Luke 7:11-17 New Revised Standard Version (NRSV)
11 Soon afterwards he went to a town called Nain, and his disciples and a large crowd went with him. 12 As he approached the gate of the town, a man who had died was being carried out. He was his mother’s only son, and she was a widow; and with her was a large crowd from the town. 13 When the Lord saw her, he had compassion for her and said to her, “Do not weep.” 14 Then he came forward and touched the bier, and the bearers stood still. And he said, “Young man, I say to you, rise!” 15 The dead man sat up and began to speak, and Jesus gave him to his mother. 16 Fear seized all of them; and they glorified God, saying, “A great prophet has risen among us!” and “God has looked favorably on his people!” 17 This word about him spread throughout Judea and all the surrounding country.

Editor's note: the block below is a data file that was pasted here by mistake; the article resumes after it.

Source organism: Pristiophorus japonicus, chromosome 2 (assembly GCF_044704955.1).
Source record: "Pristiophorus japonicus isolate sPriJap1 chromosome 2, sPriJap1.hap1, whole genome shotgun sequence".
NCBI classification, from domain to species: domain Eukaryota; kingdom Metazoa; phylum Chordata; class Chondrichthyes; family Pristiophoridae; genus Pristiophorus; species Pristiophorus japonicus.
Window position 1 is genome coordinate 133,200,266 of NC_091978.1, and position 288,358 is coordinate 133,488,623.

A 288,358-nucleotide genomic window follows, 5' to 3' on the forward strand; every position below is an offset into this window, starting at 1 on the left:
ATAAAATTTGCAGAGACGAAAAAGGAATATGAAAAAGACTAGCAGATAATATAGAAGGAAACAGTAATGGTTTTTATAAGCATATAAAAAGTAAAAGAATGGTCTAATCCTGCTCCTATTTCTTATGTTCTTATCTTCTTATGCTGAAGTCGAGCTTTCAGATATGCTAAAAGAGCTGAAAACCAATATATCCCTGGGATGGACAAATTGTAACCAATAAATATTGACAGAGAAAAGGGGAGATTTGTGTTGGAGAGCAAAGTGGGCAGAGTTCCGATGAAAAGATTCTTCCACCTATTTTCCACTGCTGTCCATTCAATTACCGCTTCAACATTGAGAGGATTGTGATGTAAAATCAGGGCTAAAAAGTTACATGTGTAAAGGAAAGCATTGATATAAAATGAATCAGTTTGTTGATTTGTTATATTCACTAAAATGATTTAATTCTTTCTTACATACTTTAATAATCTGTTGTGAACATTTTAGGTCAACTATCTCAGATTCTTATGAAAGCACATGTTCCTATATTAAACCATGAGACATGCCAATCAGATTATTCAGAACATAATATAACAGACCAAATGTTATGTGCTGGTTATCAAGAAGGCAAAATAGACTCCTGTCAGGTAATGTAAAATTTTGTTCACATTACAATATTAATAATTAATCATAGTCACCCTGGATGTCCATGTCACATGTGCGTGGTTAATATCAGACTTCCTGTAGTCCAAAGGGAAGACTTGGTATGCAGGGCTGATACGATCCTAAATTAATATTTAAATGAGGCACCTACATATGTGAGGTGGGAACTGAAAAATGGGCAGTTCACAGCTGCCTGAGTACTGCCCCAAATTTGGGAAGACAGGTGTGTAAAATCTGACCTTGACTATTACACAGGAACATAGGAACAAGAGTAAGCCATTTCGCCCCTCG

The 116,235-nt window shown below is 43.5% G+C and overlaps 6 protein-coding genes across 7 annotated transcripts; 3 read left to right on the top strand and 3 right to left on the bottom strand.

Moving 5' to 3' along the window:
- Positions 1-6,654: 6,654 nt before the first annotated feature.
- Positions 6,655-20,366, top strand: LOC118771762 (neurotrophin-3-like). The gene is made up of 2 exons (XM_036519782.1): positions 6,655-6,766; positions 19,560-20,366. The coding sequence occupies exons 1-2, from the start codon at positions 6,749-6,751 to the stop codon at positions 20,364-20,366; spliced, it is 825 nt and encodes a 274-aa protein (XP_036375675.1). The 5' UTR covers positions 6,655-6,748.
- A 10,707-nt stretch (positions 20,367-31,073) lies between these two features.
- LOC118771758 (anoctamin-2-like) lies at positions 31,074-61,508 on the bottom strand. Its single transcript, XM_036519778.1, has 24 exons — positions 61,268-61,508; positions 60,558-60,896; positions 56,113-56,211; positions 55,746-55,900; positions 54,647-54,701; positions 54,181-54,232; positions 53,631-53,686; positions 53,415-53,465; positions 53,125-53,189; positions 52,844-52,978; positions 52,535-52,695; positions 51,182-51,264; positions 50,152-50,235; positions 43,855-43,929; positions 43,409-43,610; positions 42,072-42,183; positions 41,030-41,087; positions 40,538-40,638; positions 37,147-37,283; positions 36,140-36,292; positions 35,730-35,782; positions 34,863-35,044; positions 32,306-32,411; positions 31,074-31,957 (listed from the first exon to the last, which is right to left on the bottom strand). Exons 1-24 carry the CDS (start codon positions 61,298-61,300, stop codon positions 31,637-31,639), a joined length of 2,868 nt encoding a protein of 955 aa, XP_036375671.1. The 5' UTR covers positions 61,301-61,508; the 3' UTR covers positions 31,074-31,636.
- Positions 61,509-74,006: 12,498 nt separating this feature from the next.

The Gospels seek to answer the question: “Who is Jesus?” This is a question that has been on the lips of people from the first century to the present. Each of the Gospels offers a somewhat different answer to the question; an answer that is fitting for the particular community addressed by the Gospel writer. While the Gospels give an account of Jesus’ teachings, they also give an account of acts of power in which Jesus heals people and in some cases raises them from the dead. Jesus’ words fare better in our modern day than his healing efforts. Remember that Thomas Jefferson took scissors to the “supernatural” parts and left the pithy statements of wisdom. Thus, we become red-letter Christians, with the stuff in black being deemed expendable, largely because the supernatural parts make us uncomfortable. Who wants to look unscientific in an enlightened age? I have no desire to get rid of science. I think it offers us an important voice, but our discomfort may arise because we’ve missed the point of stories like the one in front of us.